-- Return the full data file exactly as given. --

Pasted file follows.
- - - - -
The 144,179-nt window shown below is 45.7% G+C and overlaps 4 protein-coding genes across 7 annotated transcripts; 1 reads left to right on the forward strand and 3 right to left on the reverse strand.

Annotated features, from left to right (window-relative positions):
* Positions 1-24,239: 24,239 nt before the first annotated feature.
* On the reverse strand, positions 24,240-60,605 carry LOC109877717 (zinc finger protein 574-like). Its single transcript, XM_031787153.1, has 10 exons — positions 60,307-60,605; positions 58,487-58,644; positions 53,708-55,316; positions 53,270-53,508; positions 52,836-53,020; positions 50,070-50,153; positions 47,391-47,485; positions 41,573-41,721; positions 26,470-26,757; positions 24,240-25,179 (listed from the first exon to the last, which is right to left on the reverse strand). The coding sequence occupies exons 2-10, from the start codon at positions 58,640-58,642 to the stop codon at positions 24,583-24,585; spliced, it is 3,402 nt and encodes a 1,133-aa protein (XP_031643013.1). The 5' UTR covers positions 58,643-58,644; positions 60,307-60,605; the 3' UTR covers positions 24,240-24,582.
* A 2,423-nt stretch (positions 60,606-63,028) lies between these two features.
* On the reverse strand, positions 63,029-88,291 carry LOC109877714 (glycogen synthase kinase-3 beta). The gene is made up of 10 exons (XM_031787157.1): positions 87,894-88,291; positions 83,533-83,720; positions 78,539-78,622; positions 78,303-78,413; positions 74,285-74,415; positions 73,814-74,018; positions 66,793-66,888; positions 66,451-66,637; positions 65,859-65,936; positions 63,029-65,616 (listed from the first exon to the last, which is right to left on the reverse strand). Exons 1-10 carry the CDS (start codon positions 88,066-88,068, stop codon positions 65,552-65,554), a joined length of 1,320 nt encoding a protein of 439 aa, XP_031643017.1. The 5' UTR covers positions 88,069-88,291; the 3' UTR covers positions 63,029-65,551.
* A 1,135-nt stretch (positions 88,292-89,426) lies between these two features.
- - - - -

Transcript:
The 144,179-nt window shown below is 45.7% G+C and overlaps 4 protein-coding genes across 7 annotated transcripts; 1 reads left to right on the forward strand and 3 right to left on the reverse strand.

Annotated features, from left to right (window-relative positions):
* Positions 1-24,239: 24,239 nt before the first annotated feature.
* On the reverse strand, positions 24,240-60,605 carry LOC109877717 (zinc finger protein 574-like). Its single transcript, XM_031787153.1, has 10 exons — positions 60,307-60,605; positions 58,487-58,644; positions 53,708-55,316; positions 53,270-53,508; positions 52,836-53,020; positions 50,070-50,153; positions 47,391-47,485; positions 41,573-41,721; positions 26,470-26,757; positions 24,240-25,179 (listed from the first exon to the last, which is right to left on the reverse strand). The coding sequence occupies exons 2-10, from the start codon at positions 58,640-58,642 to the stop codon at positions 24,583-24,585; spliced, it is 3,402 nt and encodes a 1,133-aa protein (XP_031643013.1). The 5' UTR covers positions 58,643-58,644; positions 60,307-60,605; the 3' UTR covers positions 24,240-24,582.
* A 2,423-nt stretch (positions 60,606-63,028) lies between these two features.
* On the reverse strand, positions 63,029-88,291 carry LOC109877714 (glycogen synthase kinase-3 beta). The gene is made up of 10 exons (XM_031787157.1): positions 87,894-88,291; positions 83,533-83,720; positions 78,539-78,622; positions 78,303-78,413; positions 74,285-74,415; positions 73,814-74,018; positions 66,793-66,888; positions 66,451-66,637; positions 65,859-65,936; positions 63,029-65,616 (listed from the first exon to the last, which is right to left on the reverse strand). Exons 1-10 carry the CDS (start codon positions 88,066-88,068, stop codon positions 65,552-65,554), a joined length of 1,320 nt encoding a protein of 439 aa, XP_031643017.1. The 5' UTR covers positions 88,069-88,291; the 3' UTR covers positions 63,029-65,551.
* A 1,135-nt stretch (positions 88,292-89,426) lies between these two features.